We’re just over a quarter way through the junior hockey season, and the tiers of prospects are sorting themselves out. With Nolan Patrick and Timothy Liljegren suffering injuries early on this year, I couldn’t justify swapping Liljegren with Patrick or Vilardi simply because it wouldn’t make sense. I do think Vilardi begins his push for the top spot and will likely end up going there when it’s all said and done, but we’ll see how things play out. Outside of the top three, Nico Hischier has been dominant and is currently tied for second in QMJHL scoring with 34 points. Callan Foote isn’t necessarily falling, but it’s pretty clear he’s not the guy to puch for a top five spot unless he has a great end to the season. Owen Tippett has been scoring at a very good pace, recording 16 goals in only 19 games. Tippett isn’t the only Steelhead impressing early as Nicolas Hague has been a strong producer from the back end, and at 6’6 he could be a big riser by draft day.
1. Timothy Liljegren (RD) – Rogle BK (SHL)
2. Nolan Patrick (C) – Brandon Wheat Kings (WHL)
3. Gabe Vilardi (C) – Windsor Spitfires (OHL)
4. Casey Mittelstadt (C) – Green Bay Gamblers (USHL)
5. Owen Tippett (RW) – Mississauga Steelheads (OHL)
6. Max Comtois (C/LW) – Victoriaville Tigres (QMJHL)
7. Kristian Vesalainen (LW) – Frolunda HC (SHL)
8. Kailer Yamamoto (LW/C) – Spokane Chiefs (WHL)
9. Nic Hague (LD) – Mississauga Steelheads (OHL)
10. Eeli Tolvanen (LW) – Sioux City Musketeers (USHL)
11. Klim Kostin (RW) – Dynamo Balashikha (VHL)
12. Lias Andersson (LW/C) – HV71 (SHL)
13. Michael Rasmussen (C) – Tri City Americans (WHL)
14. Callan Foote (RD) – Kelowna Rockets (WHL)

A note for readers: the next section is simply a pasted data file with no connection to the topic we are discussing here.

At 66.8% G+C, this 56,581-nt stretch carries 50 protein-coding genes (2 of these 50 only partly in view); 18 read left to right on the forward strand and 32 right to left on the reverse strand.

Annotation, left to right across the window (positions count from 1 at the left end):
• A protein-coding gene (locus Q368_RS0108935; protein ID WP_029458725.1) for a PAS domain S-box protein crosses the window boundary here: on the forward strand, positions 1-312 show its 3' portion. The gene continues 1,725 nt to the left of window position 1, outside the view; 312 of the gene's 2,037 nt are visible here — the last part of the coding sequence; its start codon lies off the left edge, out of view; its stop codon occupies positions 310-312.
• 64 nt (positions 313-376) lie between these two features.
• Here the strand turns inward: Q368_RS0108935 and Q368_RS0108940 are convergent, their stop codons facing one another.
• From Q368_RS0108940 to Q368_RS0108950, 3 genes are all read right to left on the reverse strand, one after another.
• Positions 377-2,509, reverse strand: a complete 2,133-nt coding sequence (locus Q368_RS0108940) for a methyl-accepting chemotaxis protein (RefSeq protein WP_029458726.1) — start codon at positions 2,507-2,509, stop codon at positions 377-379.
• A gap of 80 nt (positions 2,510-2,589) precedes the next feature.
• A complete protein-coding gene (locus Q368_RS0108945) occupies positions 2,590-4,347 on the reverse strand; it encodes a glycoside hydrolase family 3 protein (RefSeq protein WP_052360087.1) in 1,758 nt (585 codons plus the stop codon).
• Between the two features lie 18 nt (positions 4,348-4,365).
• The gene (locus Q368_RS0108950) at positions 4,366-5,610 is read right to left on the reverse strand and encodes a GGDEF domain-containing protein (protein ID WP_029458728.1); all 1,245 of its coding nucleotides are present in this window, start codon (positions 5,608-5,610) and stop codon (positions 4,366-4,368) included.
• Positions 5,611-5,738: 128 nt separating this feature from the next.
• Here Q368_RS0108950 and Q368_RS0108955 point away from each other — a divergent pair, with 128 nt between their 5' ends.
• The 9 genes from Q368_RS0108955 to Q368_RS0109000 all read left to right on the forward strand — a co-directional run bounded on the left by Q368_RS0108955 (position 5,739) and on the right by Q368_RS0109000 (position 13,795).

15. Elias Pettersson (C) – Timra IK (Allsvenskan)
16. Ryan Poehling (C) St. Cloud St. University (NCAA)
17. Nico Hischier (RW) – Halifax Mooseheads (QMJHL)
18. Nikita Popugayev (RW) – Moose Jaw Warriors (WHL)
19. Martin Necas (LW) – HC Kometa Brno (Czech)
20. Cale Makar (RD) – Brooks Bandits (AJHL)
21. Shane Bowers (C) – Waterloo Blackhawks (USHL)
22. Scott Reedy (C) – U.S. National U18 Team (USDP)
23. Urho Vaakanainen (LD) – JYP (Liiga)
24. Jake Oettinger (G) – Boston University (NCAA)
25. Luke Martin (RD) – University of Michigan (NCAA)
26. Erik Brannstrom (LD) – HV71 (SHL)
27. Sasha Chmelevski (C) – Ottawa 67’s (OHL)
28. Marcus Davidsson (C) – Djurgardens IF (SHL)
29. Matthew Strome (LW) – Hamilton Bulldogs (OHL)
30. Jesper Boqvist (RW) – Brynas IF (SHL)
31. Samuel Bucek (LW) – Shawinigan Cateractes (QMJHL)
Since being drafted in 2010, Philipp Grubauer has been one of the more consistent young goalies in both the NHL and AHL. Through 45 career NHL games, Grubauer has yet to finish below a .915 save percentage. The majority of Grubauer’s professional time has been spent in Hershey, where he played 105 games and recorded a .919 save percentage throughout his AHL career. Due to the fact Brayden Holtby won’t be giving up the crease anytime soon, it’s possible we see Grubauer on the move to Las Vegas during the expansion draft as the Caps will be unable to protect his rights.
Getting a scouts attention is one thing, but being able to hold that attention throughout the course of a 60 minute game is something else entirely. Nikita Soshnikov is one of those rare cases. Perhaps I saw him on a good night, but the consistent intensity he brought on a shift to shift basis is something that few players are able to do, and is something that all aspiring hockey players should look to add to their arsenal. The 23 year old winger plays a very quick* game, and given the speed and puck skills he possesses, Id bet he becomes a 40-50 point player in the very near future. Soshnikov currently sits with one goal and one assist through five NHL games.
Quick* Game: The term can be interpreted differently, so when I say a player plays a “quick game” what I’m describing is a combination of foot speed, intensity, and quick hands. Patrick Kane and Joe Pavelski are great examples of what it means to possess a quick game or quick style.